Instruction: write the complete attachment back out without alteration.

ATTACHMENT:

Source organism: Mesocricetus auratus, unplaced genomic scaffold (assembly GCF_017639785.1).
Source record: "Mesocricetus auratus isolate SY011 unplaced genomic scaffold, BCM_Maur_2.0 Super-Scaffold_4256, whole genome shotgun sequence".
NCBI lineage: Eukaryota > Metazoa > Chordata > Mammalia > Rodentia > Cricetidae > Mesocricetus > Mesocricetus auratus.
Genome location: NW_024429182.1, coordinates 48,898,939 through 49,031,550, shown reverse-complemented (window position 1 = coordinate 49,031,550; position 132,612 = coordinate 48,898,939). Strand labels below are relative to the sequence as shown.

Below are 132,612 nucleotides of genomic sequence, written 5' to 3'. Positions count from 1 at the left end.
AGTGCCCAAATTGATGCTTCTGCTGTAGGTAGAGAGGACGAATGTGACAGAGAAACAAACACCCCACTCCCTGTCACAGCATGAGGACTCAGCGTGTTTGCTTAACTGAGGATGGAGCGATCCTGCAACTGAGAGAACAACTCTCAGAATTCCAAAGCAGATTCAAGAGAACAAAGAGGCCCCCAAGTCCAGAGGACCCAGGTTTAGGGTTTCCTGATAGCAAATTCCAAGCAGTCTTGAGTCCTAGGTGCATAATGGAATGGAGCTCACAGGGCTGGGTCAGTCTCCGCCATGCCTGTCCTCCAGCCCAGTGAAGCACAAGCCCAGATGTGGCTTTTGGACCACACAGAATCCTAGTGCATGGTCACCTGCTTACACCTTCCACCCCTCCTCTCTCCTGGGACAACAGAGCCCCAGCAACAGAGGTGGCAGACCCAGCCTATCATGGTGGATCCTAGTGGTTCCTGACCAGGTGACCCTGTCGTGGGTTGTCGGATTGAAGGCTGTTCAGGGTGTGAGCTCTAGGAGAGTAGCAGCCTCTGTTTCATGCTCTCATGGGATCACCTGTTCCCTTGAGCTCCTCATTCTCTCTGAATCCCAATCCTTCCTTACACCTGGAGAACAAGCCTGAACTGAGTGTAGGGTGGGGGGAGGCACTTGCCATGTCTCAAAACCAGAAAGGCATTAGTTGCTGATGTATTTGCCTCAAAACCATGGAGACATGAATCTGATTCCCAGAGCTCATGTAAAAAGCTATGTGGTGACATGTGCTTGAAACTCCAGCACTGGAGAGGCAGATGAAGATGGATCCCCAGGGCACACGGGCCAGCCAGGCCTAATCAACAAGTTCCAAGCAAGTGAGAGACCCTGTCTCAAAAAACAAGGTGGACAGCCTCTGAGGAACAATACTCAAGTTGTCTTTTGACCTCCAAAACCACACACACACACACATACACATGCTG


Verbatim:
Source organism: Mesocricetus auratus, unplaced genomic scaffold (assembly GCF_017639785.1).
Source record: "Mesocricetus auratus isolate SY011 unplaced genomic scaffold, BCM_Maur_2.0 Super-Scaffold_4256, whole genome shotgun sequence".
NCBI lineage: Eukaryota > Metazoa > Chordata > Mammalia > Rodentia > Cricetidae > Mesocricetus > Mesocricetus auratus.
Genome location: NW_024429182.1, coordinates 48,898,939 through 49,031,550, shown reverse-complemented (window position 1 = coordinate 49,031,550; position 132,612 = coordinate 48,898,939). Strand labels below are relative to the sequence as shown.

Below are 132,612 nucleotides of genomic sequence, written 5' to 3'. Positions count from 1 at the left end.
AGTGCCCAAATTGATGCTTCTGCTGTAGGTAGAGAGGACGAATGTGACAGAGAAACAAACACCCCACTCCCTGTCACAGCATGAGGACTCAGCGTGTTTGCTTAACTGAGGATGGAGCGATCCTGCAACTGAGAGAACAACTCTCAGAATTCCAAAGCAGATTCAAGAGAACAAAGAGGCCCCCAAGTCCAGAGGACCCAGGTTTAGGGTTTCCTGATAGCAAATTCCAAGCAGTCTTGAGTCCTAGGTGCATAATGGAATGGAGCTCACAGGGCTGGGTCAGTCTCCGCCATGCCTGTCCTCCAGCCCAGTGAAGCACAAGCCCAGATGTGGCTTTTGGACCACACAGAATCCTAGTGCATGGTCACCTGCTTACACCTTCCACCCCTCCTCTCTCCTGGGACAACAGAGCCCCAGCAACAGAGGTGGCAGACCCAGCCTATCATGGTGGATCCTAGTGGTTCCTGACCAGGTGACCCTGTCGTGGGTTGTCGGATTGAAGGCTGTTCAGGGTGTGAGCTCTAGGAGAGTAGCAGCCTCTGTTTCATGCTCTCATGGGATCACCTGTTCCCTTGAGCTCCTCATTCTCTCTGAATCCCAATCCTTCCTTACACCTGGAGAACAAGCCTGAACTGAGTGTAGGGTGGGGGGAGGCACTTGCCATGTCTCAAAACCAGAAAGGCATTAGTTGCTGATGTATTTGCCTCAAAACCATGGAGACATGAATCTGATTCCCAGAGCTCATGTAAAAAGCTATGTGGTGACATGTGCTTGAAACTCCAGCACTGGAGAGGCAGATGAAGATGGATCCCCAGGGCACACGGGCCAGCCAGGCCTAATCAACAAGTTCCAAGCAAGTGAGAGACCCTGTCTCAAAAAACAAGGTGGACAGCCTCTGAGGAACAATACTCAAGTTGTCTTTTGACCTCCAAAACCACACACACACACACATACACATGCTG